23rd July 2018
Daily summary of the latest news and opinions from the world of independent education brought to you by Education Advisers...
Forty independent schools will take children in care – and this is why
Peter Green, headmaster of Rugby School explains why he is committed to the new partnership bursaries that will be available starting in the new academic year – a scheme whereby local authorities will be encouraged to approach independent boarding schools in their area to see if they might be a more suitable place for vulnerable children than local authority care homes. When a placement is agreed, local authorities will pay 60 per cent of the boarding fees and the school will subsidise the rest.
Research conducted by the Boarding Schools Partnership found that “at risk” children who were given places at boarding schools, rather than being taken into county council care, soon showed a reduced level of risk, and over time, their social and educational outcomes improved.
Green said “I have been dismayed by the suggestion that “disadvantaged” children are not welcomed at independent schools, and are made to feel inferior by the other students. This has not been my experience. Rugby School is in the middle of Rugby town. We don’t have a lake or a tree-lined drive. We are an academic school, a diverse one, and an unpretentious one.
Like all the participating schools, we will select candidates carefully in the belief that we can give those children the best possible second chance.”
Read more at: https://inews.co.uk/opinion/comment/independent-schools-children-in-care/
A former Gordonstoun pupil recently assisted with the Thai cave rescue of 12 footballers and their coach
Connor Roe (who left in 2008) was called to assist with the final phase of the rescue operation as a cave diver by the British Cave Rescue Council. Having been granted permission to travel by his employer (the British Army), Connor was operating within the cave network only a couple of hours after arriving. He was one of eleven cave divers working alongside the Thai Navy SEALs.
Connor shared with the amazing description of his work as part of the rescue team;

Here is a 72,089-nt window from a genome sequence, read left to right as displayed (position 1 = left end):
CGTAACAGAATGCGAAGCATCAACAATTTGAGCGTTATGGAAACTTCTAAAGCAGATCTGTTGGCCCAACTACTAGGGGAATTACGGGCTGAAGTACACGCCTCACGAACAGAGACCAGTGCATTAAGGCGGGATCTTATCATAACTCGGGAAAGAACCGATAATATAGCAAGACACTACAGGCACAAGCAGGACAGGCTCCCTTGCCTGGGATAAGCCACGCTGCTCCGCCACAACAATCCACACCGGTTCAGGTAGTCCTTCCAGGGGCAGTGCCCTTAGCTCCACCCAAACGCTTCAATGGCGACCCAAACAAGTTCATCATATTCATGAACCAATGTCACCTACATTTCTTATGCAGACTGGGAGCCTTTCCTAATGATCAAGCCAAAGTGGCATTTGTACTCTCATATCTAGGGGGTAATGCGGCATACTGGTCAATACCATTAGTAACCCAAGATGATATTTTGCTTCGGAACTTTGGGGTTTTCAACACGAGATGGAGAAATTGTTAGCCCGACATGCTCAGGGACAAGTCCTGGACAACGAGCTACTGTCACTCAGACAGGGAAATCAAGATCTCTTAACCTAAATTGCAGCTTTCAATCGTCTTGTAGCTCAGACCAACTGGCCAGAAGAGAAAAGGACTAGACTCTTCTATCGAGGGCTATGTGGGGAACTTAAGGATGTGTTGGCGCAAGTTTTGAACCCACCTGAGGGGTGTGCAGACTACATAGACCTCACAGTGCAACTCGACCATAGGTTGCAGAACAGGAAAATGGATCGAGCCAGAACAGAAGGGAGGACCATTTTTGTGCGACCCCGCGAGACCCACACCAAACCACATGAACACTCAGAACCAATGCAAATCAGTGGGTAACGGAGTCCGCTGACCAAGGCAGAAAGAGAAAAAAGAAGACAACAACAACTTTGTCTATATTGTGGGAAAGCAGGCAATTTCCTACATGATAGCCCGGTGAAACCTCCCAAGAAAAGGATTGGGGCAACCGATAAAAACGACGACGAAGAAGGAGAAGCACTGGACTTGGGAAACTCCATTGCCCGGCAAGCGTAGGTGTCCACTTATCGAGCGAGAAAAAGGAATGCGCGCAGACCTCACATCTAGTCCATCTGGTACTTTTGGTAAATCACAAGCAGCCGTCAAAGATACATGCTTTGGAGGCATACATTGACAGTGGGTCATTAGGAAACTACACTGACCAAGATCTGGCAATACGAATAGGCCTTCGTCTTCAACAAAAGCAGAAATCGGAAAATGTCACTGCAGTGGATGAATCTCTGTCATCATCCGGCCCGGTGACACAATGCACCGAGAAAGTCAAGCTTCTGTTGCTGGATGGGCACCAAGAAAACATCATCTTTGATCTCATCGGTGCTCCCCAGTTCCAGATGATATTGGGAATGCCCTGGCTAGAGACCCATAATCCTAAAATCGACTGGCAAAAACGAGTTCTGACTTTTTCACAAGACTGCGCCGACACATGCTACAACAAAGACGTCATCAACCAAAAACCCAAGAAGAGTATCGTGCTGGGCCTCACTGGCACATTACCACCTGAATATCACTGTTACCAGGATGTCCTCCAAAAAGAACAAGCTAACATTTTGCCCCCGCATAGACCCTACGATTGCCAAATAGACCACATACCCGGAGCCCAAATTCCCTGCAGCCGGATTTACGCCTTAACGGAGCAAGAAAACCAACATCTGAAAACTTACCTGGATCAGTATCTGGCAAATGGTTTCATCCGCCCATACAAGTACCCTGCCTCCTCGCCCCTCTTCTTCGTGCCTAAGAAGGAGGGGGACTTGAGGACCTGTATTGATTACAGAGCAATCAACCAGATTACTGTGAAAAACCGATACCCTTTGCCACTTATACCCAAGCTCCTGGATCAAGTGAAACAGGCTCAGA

"We entered into the more remote parts of the cave, moving through a series of flooded passages where the visibility was often zero. Everything was done by feel and we had to swim through the smaller passages slowly and carefully. This was made just a touch harder with the extra air bottles we were carrying, sometimes taking as many as 5 each. I was located roughly halfway to the boys’ location. When they arrived with their primary carer, my teammate and I would complete a series of checks on them such as air levels in their diving cylinder, exchanging them if required. After ensuring they were both ok to carry on, I would guide the children through a long river section which involved some low air spaces and short dives to the next significant diving section. Having ensured the onward movement of the pair, I would return to repeat the process until all the children were out safely."
Connor went on to describe what it felt like when he knew that all the boys and their coach had been rescued; "I felt relief, pride and an overwhelming sense of accomplishment. We had just completed something that had never been attempted on this level ever before. With the world watching, often second by second, the pressure was on. We were so pleased to be part of this great team that has, without a doubt, changed these boys’ lives forever."
17th December 2018
14th December 2018
13th December 2018